A letter to my greatest teacher, my son.
I hope this letter makes its way back to you when you have your own children. I hope this letter makes its way back you at a time when you too, can realize that children, especially your own, can and will be your greatest teachers of all time. There’s a reason they say, “Out of the mouths of babes…”
The other night, you had a nightmare. I heard you screaming for me, sounding panicked. I ran to you and carried you to our chair in the living room. We sat together until you were able to calm down. I rubbed your back and held you to my chest. There weren’t any lights on and we weren’t speaking to one another. It should have been a moment I wanted to soak in for forever because rarely, do we have quiet cuddle moments where you ‘just want your mommy.’ Instead, I was sitting there wondering when you’d feel better about going back to your own bed because I was ready to go back to mine.
After several minutes had passed of us sitting in the silence of the night, you picked your head up, looked at me in the eye, and said the words that will *hopefully* forever make in impact on my heart.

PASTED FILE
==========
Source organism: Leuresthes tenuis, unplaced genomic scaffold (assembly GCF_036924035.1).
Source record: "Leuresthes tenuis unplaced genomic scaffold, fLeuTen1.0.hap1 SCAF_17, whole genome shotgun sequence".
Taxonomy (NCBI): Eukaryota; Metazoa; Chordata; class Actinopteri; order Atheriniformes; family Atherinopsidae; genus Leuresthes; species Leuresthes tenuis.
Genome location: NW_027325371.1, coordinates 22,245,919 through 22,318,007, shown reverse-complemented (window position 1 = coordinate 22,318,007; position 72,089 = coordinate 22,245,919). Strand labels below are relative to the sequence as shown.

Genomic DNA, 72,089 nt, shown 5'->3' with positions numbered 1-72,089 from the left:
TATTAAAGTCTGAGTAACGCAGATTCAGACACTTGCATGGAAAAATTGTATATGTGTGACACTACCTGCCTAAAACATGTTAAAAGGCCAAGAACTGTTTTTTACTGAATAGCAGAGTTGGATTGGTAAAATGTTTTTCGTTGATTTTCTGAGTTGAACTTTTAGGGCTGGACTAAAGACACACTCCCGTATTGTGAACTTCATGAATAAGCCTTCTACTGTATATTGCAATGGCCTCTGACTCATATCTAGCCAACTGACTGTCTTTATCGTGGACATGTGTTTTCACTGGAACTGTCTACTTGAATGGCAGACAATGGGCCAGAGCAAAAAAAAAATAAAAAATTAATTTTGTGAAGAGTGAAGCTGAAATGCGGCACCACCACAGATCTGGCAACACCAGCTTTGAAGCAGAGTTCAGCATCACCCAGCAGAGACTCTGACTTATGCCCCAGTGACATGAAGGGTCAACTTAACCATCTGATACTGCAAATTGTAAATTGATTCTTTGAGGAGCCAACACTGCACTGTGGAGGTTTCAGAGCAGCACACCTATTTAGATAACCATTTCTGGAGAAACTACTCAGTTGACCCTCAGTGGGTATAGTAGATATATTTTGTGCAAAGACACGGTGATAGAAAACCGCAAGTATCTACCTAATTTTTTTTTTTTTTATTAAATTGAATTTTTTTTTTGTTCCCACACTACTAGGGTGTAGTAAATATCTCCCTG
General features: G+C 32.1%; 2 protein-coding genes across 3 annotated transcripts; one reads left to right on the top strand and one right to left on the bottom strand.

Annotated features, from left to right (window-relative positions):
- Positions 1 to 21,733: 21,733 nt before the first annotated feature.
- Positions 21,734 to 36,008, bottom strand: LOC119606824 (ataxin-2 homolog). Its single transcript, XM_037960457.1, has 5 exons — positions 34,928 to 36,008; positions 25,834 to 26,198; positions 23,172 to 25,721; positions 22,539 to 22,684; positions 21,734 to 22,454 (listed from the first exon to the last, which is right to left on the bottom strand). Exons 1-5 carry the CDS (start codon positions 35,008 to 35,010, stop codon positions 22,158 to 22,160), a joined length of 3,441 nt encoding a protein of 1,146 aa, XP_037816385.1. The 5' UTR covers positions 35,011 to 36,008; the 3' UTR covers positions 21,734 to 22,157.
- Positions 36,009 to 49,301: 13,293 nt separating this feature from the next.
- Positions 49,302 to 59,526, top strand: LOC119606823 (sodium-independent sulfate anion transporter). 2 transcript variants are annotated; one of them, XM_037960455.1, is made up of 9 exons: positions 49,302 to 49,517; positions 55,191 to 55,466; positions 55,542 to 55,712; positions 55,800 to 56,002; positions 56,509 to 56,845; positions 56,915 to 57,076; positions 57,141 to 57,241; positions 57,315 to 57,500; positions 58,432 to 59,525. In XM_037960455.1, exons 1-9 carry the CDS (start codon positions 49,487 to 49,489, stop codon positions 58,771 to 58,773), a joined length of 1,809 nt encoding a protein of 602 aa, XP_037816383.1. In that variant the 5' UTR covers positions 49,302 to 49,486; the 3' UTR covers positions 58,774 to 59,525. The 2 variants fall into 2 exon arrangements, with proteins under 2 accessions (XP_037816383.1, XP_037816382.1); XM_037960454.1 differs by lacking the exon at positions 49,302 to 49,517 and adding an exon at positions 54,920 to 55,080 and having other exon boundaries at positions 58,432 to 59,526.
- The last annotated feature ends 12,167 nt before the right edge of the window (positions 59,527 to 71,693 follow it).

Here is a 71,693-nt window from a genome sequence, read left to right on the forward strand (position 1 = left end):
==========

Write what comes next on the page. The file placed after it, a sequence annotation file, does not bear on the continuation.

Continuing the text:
You said, “Mommy, when are you ever gonna start playing wif me?”
I immediately got defensive because how could you possibly expect me to play with you right then and there?! It was the middle of the night, clearly this is not the time or place to play!!
Then, the next words you said, absolutely will forever be heavily engraved onto my heart.
“No momma, not now. Just ever. I’m the only kid in this house and you never want to play wif me. I need someone to play wif and you’re all I have.”
Oh my sweet boy. Until you have kids of your own, you’ll never truly know the awful feeling of knowing you have failed your children. Failure. Not just the ‘mom fails’ that we all joke about when we forget to pack your lunch or when we forgot to send a jacket in 20 degree weather. Actual, real failure. Failure that was obvious enough for your own kid to take notice.
I couldn’t even respond when you said those words; hell, I could barely breathe. I laid your head back into my chest so you wouldn’t see my tears.
I didn’t sleep very well that night and had the worst feeling in the pit of my stomach the next day. I hated myself because I knew you were right. I could literally hear myself telling you I didn’t want to play with you or I didn’t have time. I was guilty and there was no denying it. I had failed your little 5 year old heart. I made you think your wants and needs didn’t matter to me. I made you believe I didn’t want to spend time with you.
Luckily for me, you, and children in general, are very forgiving. Also luckily for me, God has a way of slapping us in the face just enough so we can feel it in our soul and want to fix it so it doesn’t happen again. Because that shit hurts.
Parenthood is HARD. Like really really hard. It’s one of the hardest things I’ve ever done. Most of the time, parents are trying their very best to do what is right for their kids; what’s not always awesome about that is, what we think is right and best, isn’t always right or best. Believe it or not, as a parent, you will be wrong. A lot.